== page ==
You can have of course, perinatal depression, where you are depressed during pregnancy. We all know a lot about postpartum depression and yet still, I think some people don’t acknowledge it. They feel all of the weight and hardness, and they also think, of course, this is hard. I have a new baby.
Thinking something is hard and difficult and being able to manage it or cope with it is different than feeling like it’s hard and difficult and feeling yourself slowly fading away, feeling yourself slowly being pulled under.
There are people who have persistent depression disorder, which is having depression that lasts longer than two years. Persistent depression, or chronic depression, may require longer term medication and therapy.
There’s bipolar disorder, which is bouts of depression with bouts of mania or high energy. That is a more of a long-term situation.
There is psychotic depression that has different hallucinations and delusions.
There is premenstrual dysphoric disorder, which is PMDD. It’s depression at the beginning of your period. So not PMS, but PMDD, where you have all of these really difficult feelings around your period.
There is situational depression, which isn’t a technical, psychological term, but trouble managing a stressful event or stressful events in your life. And psychotherapy and medication can help you get through that. It gives you that added boost, just a couple extra rungs on your ladder, to be able to get through difficult situations.
Get The Help You Need
Experiencing depression doesn’t necessarily mean that you will always experience depression. It is helpful, though, to know that if it’s something that you struggle with, that you may want to be more aware of that, your tendencies and acknowledge that at some points I may need help with this. I can do all of the things that I can do by myself. And at some points I may need a little extra lift. I may need a little extra help.
My purpose in sharing this episode is, like I mentioned at the beginning, to hand a rope down into the hole, for those of you who may need that help now. Or a ladder.
Maybe right now you feel fine. And maybe at some point a situation will come along, or something will happen in your life where you will feel a burden too heavy to bear on your own. And you may need to be able to think, Hey, I know that Miranda has struggled with that before. And not only did she go on long runs and listen to great books and talk to friends and drink a lot of water and get enough sleep, but also for awhile, she needed a medication and some therapy to help her out.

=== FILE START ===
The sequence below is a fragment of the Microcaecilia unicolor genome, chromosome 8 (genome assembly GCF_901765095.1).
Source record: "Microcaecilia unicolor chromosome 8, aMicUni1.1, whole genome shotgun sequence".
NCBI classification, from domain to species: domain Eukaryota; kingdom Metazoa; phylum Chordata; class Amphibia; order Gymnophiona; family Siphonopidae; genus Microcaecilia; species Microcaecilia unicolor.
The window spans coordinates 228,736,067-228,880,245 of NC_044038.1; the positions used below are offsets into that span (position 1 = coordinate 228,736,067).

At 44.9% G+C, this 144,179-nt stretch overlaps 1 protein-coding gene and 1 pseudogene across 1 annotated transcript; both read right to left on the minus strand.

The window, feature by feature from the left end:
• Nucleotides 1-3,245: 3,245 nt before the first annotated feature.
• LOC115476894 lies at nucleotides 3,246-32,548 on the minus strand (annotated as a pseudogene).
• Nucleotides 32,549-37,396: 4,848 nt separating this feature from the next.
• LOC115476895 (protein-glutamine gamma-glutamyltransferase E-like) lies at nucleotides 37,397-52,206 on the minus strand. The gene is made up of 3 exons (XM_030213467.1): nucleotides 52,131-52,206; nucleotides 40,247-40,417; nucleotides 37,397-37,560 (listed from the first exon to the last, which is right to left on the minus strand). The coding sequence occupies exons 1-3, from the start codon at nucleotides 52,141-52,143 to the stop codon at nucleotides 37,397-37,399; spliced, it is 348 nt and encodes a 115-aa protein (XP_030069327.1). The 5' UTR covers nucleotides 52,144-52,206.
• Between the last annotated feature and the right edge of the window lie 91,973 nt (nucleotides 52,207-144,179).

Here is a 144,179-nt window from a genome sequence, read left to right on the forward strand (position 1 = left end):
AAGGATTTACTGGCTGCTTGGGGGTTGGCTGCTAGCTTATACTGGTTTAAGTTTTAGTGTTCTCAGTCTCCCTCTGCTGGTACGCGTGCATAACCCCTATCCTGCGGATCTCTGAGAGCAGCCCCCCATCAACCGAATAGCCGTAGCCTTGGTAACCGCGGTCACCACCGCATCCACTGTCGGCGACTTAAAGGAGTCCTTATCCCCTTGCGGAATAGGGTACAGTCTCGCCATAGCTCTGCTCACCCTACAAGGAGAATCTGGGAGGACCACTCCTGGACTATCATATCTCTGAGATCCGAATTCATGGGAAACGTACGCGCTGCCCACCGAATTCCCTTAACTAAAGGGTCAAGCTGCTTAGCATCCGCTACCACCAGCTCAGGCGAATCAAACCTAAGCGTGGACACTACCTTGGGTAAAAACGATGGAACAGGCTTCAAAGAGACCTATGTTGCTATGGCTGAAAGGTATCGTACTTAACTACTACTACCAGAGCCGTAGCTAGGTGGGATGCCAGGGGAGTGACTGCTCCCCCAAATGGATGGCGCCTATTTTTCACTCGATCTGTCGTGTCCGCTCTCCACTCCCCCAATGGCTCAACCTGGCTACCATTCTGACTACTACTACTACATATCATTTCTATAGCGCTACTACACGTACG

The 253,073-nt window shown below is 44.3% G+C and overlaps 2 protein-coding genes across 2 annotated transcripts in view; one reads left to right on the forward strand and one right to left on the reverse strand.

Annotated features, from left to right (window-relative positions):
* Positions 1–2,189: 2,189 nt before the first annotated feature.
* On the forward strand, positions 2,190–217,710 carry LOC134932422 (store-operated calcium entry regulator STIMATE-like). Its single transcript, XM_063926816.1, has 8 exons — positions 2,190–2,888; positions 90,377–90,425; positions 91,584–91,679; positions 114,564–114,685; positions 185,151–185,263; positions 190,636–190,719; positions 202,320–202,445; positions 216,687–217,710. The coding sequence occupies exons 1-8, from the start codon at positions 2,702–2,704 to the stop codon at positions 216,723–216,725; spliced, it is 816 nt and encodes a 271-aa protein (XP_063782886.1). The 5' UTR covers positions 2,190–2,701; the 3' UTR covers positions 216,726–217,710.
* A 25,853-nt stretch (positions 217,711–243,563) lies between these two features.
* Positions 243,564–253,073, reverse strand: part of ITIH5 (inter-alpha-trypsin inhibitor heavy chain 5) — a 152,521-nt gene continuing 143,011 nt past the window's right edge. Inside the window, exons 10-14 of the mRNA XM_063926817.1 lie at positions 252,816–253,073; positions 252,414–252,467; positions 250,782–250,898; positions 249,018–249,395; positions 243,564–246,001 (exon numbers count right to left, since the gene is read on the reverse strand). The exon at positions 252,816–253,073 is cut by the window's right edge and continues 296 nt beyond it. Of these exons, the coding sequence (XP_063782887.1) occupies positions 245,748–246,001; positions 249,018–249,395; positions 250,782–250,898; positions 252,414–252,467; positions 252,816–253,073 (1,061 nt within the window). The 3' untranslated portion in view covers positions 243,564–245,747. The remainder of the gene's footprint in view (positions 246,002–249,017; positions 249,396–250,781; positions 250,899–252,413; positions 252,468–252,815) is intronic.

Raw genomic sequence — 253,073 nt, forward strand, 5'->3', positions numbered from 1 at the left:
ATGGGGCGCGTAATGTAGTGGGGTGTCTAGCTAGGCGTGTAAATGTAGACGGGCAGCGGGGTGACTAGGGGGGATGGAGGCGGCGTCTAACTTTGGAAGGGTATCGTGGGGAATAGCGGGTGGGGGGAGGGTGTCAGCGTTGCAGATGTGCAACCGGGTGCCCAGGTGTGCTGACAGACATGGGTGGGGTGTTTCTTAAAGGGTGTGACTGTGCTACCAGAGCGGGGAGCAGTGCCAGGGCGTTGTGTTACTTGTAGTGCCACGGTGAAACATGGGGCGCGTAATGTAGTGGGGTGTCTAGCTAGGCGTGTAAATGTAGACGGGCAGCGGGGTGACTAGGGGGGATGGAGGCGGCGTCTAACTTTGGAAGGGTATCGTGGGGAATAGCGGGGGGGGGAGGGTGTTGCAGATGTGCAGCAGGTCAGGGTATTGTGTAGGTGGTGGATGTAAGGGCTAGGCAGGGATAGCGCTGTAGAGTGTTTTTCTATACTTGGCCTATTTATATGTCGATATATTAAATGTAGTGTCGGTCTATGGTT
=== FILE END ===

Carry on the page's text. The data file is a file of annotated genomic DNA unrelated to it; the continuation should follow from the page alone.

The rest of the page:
And that it worked and that it helped her feel great, like herself again.
If you’re struggling, the most important thing is that you get help. That you talk to someone. Whether that’s friends or family, or whether that’s your doctor.
And while I wouldn’t always suggest Google as your first source of medical information, it was really helpful for me to just take that step and ask myself: Is what I’m feeling normal? Is this how I want to feel? What can I do to get back to feeling like myself? What can I do to get back to loving my life and liking it?
I hope that this episode has been helpful for some of you in bringing some awareness to mental health, to its reality. Sometimes the strong thing isn’t doing it on your own. Sometimes the strong thing is acknowledging that you need someone else to help.
I want to thank you so much for listening in and for your love and support. I appreciate all of you.
And if you’re new to the show, there’s a lot of goodness and a lot of honesty happening over here. Go ahead and subscribe so you don’t miss an episode.
If you are loving Live Free Creative, and you’ve been listening for a while, and you’re not yet supporting the show on Patreon for just $6 a month, you get a bonus episode, you can join our digital book club, and it also just helps me continue to produce these shows by myself in my bedroom, in my pajamas.
So thank you so much for your support. Go to patreon.com/livefreecreative if you want to offer your pledge.
Finally, I want to invite all of you to grown-up summer camp. There’s just a handful of spots left, and it would be so fun to be able to hang out with you this summer in Idaho. Visit livefreecreative.co/summer-camp. And I hope to see you there.
Have a wonderful week. I’ll chat with you next time. Bye-bye.